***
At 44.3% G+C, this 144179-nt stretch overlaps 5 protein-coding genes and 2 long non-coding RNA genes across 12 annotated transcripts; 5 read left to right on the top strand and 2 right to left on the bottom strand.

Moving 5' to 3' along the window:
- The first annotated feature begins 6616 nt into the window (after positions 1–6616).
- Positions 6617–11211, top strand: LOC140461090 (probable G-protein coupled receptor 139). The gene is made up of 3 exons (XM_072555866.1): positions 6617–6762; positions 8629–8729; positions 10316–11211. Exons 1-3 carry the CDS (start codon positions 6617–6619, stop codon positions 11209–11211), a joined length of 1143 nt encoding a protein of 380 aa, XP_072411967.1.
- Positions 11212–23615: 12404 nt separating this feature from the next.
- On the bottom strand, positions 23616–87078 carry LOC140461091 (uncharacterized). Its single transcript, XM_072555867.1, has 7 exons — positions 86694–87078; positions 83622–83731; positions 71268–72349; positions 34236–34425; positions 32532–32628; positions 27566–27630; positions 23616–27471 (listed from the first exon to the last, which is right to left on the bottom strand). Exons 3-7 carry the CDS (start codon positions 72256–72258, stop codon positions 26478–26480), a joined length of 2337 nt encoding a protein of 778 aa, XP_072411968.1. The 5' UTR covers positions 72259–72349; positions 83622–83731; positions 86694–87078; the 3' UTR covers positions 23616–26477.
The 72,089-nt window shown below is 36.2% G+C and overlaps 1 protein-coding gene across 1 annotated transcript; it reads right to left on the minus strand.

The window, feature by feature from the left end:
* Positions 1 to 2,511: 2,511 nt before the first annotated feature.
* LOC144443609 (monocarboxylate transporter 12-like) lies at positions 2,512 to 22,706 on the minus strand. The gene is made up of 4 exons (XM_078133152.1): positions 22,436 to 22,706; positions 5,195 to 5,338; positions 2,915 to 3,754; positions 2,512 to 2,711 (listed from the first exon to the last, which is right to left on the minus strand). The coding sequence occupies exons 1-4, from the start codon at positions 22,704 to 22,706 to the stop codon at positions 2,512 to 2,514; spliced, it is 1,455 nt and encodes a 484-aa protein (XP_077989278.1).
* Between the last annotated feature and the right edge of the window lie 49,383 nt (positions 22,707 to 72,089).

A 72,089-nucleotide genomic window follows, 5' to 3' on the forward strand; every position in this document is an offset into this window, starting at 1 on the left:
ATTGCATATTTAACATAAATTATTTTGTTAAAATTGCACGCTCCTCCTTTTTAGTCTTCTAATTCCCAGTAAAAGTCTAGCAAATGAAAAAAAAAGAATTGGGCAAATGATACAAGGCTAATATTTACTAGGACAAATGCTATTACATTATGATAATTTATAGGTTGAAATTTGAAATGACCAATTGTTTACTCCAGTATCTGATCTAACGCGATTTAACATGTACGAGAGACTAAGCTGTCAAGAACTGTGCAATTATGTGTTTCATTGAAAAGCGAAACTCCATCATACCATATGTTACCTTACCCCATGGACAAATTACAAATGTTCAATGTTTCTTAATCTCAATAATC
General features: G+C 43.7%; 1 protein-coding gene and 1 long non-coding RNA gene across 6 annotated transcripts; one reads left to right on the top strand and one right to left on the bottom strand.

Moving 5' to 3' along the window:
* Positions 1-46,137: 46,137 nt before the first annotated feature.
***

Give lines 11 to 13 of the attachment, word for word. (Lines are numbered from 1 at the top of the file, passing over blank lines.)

* Between the last annotated feature and the right edge of the window lie 49,383 nt (positions 22,707 to 72,089).

A 72,089-nucleotide genomic window follows, 5' to 3' on the forward strand; every position in this document is an offset into this window, starting at 1 on the left:
ATTGCATATTTAACATAAATTATTTTGTTAAAATTGCACGCTCCTCCTTTTTAGTCTTCTAATTCCCAGTAAAAGTCTAGCAAATGAAAAAAAAAGAATTGGGCAAATGATACAAGGCTAATATTTACTAGGACAAATGCTATTACATTATGATAATTTATAGGTTGAAATTTGAAATGACCAATTGTTTACTCCAGTATCTGATCTAACGCGATTTAACATGTACGAGAGACTAAGCTGTCAAGAACTGTGCAATTATGTGTTTCATTGAAAAGCGAAACTCCATCATACCATATGTTACCTTACCCCATGGACAAATTACAAATGTTCAATGTTTCTTAATCTCAATAATC